Oh dear

Japan has turned off its last nuclear reactor.

I’m wondering, how many people will die because of this decision? How many people will die directly because of pollution from fossil fuel sources?

How many from lack of power at some crucial point, like their birth? Or the elderly?

How many in the long term because Japan won’t advance as quickly, advancement being the best way to pull people out of poverty and illness?



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10 responses to “Oh dear

  1. Federico

    I might agree with you (to a certain level) but you should put in count also this voice:

    “how many would died with the next tsunami and the next nuclear power plant explosion?”


    “how many will suffer from contamination in the decades after the explosion”

    I believe it was not an easy decision for them and it is just impossible to say it was 100% right or 100% wrong, however, for what it’s worth, I think it was more right than wrong, altough I also see the negative effects you are talking about.

    • rich

      We don’t need to wonder about questions like those. We already know from similar examples, and it’s not going to be many people. Chernobyl was completely mishandled and may kill 4,000 people in the end. Coal plants may kill thousands annually.

      The right way to deal with this was to say: Let’s not put the diesel generators underground. Let’s make sure there’s enough battery backup at each station to handle much longer outages. Let’s certify new plants that they have to be able to run safely when completely underwater for, let’s say 24 hours. Cost: millions in incremental upgrades for sure, but saving thousands of lives in the process.

      • SILENCE! -- the free market has spoken!

        >> The right way to deal with this was to say: Let’s not put the diesel generators underground. Let’s make sure there’s enough battery backup at each station to handle much longer outages.

        Apparently, Tepco and/or predecessor operator corporations — which were free to initiate these kind of design changes — couldn’t justify the cost to shareholders. Who are you to second-guess the MBA/suits??

        Besides, newer technology is available: clean coal!

      • rich

        Yeah, I don’t want to appear to be the apologist for the massive regulatory capture and mismanagement of TEPCO. Ever since this happened (and probably before) it’s been obvious that regulation needs to get serious. Unfortunately that’ll also require all the corruption to go out of Japanese politics, ie. not any time soon.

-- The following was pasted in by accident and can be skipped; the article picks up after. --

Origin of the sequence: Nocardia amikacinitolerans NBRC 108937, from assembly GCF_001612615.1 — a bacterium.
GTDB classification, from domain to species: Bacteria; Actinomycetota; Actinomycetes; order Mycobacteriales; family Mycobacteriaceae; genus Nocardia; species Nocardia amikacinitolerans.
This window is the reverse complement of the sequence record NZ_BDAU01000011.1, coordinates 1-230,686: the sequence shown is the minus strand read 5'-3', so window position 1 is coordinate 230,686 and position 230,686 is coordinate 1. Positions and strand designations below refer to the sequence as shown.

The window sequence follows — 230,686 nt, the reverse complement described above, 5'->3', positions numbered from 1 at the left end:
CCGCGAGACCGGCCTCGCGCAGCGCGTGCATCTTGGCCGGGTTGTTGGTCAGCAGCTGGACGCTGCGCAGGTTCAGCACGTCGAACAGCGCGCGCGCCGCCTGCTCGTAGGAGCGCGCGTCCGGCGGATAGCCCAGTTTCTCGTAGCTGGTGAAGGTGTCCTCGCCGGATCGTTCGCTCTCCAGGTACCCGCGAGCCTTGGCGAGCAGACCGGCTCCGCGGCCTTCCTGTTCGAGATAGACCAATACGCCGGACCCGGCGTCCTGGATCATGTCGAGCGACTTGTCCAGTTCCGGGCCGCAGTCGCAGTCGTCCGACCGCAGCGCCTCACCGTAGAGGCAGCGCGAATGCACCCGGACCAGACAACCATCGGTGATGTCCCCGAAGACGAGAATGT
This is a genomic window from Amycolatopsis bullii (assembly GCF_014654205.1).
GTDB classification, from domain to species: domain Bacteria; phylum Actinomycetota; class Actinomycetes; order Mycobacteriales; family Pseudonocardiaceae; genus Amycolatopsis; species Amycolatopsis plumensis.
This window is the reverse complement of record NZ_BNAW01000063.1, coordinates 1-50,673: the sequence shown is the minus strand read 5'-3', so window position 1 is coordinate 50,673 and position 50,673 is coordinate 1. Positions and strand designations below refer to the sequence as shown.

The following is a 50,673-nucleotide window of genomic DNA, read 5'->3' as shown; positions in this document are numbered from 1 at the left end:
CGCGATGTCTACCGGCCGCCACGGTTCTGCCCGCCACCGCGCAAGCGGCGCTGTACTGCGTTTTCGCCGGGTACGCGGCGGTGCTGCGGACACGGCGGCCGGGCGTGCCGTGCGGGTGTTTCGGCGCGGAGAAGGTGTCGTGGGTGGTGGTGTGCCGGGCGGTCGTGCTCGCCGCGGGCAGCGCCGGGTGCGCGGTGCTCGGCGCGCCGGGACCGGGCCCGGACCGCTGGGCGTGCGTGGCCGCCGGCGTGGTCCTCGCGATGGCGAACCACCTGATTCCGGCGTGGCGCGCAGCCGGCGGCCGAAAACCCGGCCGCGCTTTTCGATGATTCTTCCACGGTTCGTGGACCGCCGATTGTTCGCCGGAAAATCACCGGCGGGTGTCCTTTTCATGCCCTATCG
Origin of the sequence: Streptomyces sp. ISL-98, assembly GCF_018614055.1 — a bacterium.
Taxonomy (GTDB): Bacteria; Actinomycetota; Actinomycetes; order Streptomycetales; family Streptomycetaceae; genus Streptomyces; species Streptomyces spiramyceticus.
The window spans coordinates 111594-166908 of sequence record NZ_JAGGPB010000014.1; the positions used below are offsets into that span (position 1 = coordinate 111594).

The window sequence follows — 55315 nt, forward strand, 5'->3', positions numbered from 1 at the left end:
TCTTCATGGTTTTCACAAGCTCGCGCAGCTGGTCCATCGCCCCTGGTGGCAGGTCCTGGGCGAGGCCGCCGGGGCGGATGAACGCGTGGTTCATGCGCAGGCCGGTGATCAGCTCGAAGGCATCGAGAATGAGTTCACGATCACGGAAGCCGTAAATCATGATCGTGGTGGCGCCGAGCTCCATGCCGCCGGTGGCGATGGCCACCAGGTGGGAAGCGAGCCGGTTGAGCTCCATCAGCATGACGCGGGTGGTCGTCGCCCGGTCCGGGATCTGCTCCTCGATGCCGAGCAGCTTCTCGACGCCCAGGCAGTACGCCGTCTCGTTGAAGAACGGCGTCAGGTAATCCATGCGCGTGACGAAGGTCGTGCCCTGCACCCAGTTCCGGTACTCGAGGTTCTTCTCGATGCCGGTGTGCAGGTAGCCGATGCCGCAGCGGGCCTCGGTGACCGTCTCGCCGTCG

2. pixelbeat1

    The Chinese are building many modern nuclear reactors, and electricity is very exportable. Fingers crossed.

  3. Benjamin Otte

    Chernobyl made 2,600km² of land permanently uninhabitable. That would be equivalent to 1/150th of the landmass of Japan or, assuming an even distribution, the home to roughly 1 million people.
    If you are fine with permanently losing the ability to settle area of West Virgina or permanently moving the population of San Jose to a different place every time a serious desaster happens in one of your Power Plants, you might have a different view on this topic, too.

    Just FYI, there are 3 nuclear power plants 50km or closer from where I live (Hamburg, Germany). If any of those had a Chernobyl- or Fukushima-like reaction, I wouldn’t live here anymore. I don’t care about the amount of people that die as a direct effect from these things. I care abut the effect on the area I want to live in.

    Yes, maybe nuclear power is a good idea. But not in my country.

    • rich

      You do know that non-nuclear power also lays waste to vast areas?

      The Three Gorges Dam has made 1,045km2 permanently uninhabitable. That’s about half of the Chernobyl exclusion zone, and it sure ain’t the only dam in the world.

      And how about the effects of strip mining, slash and burn, fracking, river pollution from oil extraction, Deepwater Horizon (up to 180,000 km2!) etc. Add these up and there is hundreds of times more land out of use than at Chernobyl.

    • Foo

      LOL 1/150th of Japan is going to be nothing compared to 1-5m sea level rise that will destroy Tokyo by the end of the century.

  4. And remember, kids: Coal Cares!
  5. on a more serious note

    >> regulatory capture and mismanagement of TEPCO

    FWIW, because “the corporation” occludes personal responsibility and encourages more-than-optimal risk-taking ultimately at public expense, I personally recommend eliminating “limited liability companies” entirely. There’s nothing a corporation can do that a partnership can’t — except externalize long-tail costs onto the public. (E.g., consider that Wall St. firms functioned better with partnerships. If Wall St. can operate that way, any company in any industry can.)

    Thanks for the blog, Rich, and for the work you do for RH and on virtualization.

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